It’s an indulgently silly set-up, one that feels crowbarred together in order to allow DeMonaco to rally through his latest checklist of scenarios that play with the series’ central conceit of a totally lawless evening. Incredulous dialogue, wantonly naff details and charmingly brainless coincidences suggest Election Year is couldn’t-give-a-toss sloppy, yet their arrangement suggests that actually they’re anything but. DeMonaco seems to be intentionally channeling the kind of high-concept trashy action movies that poured out of America in the 80’s, nailing the aesthetic gloriously. This is his Hobo With A Shotgun if you will. It’s appeal will therefore be decidedly niche, and it’s likely Election Year will be thought of as the least successful of the Purge films thus far, but I’d openly argue it is in fact the strongest.
Beneath the significant wedge of cheese that DeMonaco wafts under the audience’s nose is a film which is eager to say something revelant about contemporary American society, in which black lives matter less than white ones and in which the haves smother the voices of the have-nots. DeMonaco’s approach is grab-bag at times as he leans from one comment to another, but that he tries at all is remarkably refreshing in a mainstream popcorn guzzler, and it ignites a spark under Election Year which gives it quite a jolt. The film takes a scathing swipe at politicians, depicting a nightmare future of Trump-esque zealots congratulating themselves on their self-manifested orgy of violence.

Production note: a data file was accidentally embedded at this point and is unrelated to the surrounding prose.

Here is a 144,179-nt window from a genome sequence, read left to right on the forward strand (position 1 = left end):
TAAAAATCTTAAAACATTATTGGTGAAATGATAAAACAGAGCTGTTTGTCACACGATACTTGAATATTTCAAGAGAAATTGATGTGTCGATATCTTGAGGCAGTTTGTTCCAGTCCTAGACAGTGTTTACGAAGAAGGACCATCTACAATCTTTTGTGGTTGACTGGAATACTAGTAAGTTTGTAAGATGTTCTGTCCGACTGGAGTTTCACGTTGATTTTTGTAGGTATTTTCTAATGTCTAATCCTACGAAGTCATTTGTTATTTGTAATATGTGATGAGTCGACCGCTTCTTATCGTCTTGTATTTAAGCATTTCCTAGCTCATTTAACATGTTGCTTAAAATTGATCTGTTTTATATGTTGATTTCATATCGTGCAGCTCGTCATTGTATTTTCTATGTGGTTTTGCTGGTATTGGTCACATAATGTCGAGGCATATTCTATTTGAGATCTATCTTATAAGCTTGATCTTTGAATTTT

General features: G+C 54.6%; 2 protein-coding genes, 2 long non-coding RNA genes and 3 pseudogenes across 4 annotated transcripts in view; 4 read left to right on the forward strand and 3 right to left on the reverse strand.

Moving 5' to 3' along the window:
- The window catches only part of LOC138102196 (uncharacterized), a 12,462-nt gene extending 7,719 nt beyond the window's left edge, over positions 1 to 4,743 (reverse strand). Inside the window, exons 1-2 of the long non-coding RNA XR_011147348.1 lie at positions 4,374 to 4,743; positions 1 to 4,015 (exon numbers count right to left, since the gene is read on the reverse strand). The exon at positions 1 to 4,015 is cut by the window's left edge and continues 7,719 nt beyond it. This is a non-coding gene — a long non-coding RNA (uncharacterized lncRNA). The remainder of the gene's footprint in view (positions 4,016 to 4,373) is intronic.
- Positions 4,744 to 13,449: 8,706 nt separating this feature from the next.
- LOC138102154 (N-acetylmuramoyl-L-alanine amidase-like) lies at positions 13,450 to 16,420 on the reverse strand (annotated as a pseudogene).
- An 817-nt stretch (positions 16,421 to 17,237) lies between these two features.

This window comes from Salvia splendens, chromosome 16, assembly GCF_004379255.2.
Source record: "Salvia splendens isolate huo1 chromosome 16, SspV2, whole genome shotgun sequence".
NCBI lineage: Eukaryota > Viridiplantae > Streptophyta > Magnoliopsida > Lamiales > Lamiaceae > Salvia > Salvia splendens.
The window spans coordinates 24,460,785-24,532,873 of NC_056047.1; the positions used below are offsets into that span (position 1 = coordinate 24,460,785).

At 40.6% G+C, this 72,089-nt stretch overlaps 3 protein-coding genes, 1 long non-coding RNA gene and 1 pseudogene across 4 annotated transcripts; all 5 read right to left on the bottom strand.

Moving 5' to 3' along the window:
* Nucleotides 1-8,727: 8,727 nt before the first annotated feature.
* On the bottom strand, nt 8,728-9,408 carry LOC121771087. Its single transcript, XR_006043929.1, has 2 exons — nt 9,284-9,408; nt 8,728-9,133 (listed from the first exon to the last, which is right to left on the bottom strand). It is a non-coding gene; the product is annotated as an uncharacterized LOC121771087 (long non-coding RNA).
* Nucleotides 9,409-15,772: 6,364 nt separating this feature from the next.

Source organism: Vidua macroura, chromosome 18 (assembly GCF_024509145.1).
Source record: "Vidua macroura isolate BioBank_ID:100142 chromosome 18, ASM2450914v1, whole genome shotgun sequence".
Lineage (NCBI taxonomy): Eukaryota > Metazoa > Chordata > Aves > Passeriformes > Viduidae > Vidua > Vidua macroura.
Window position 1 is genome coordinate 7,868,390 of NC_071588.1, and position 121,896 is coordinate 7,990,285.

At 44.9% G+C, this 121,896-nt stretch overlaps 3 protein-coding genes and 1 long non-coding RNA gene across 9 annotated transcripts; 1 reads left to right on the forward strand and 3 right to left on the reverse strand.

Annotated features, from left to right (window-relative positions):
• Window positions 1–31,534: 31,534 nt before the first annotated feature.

Chiefly DeMonaco suggests that our best weapon against reactionary thuggery is compassion and restraint. Laney puts her life on the line every purge night playing paramedic. When we finally visit the make-shift triage centre – which doubles as a Black Panthers-esque base of operations – it feels as though Election Year reaches it’s heart. Caring for the poor and the wounded becomes a political act in itself; more than that, a revolutionary one. This idea powers the film through a gun-heavy final act in which our heroes’ best chance of success is through mercy.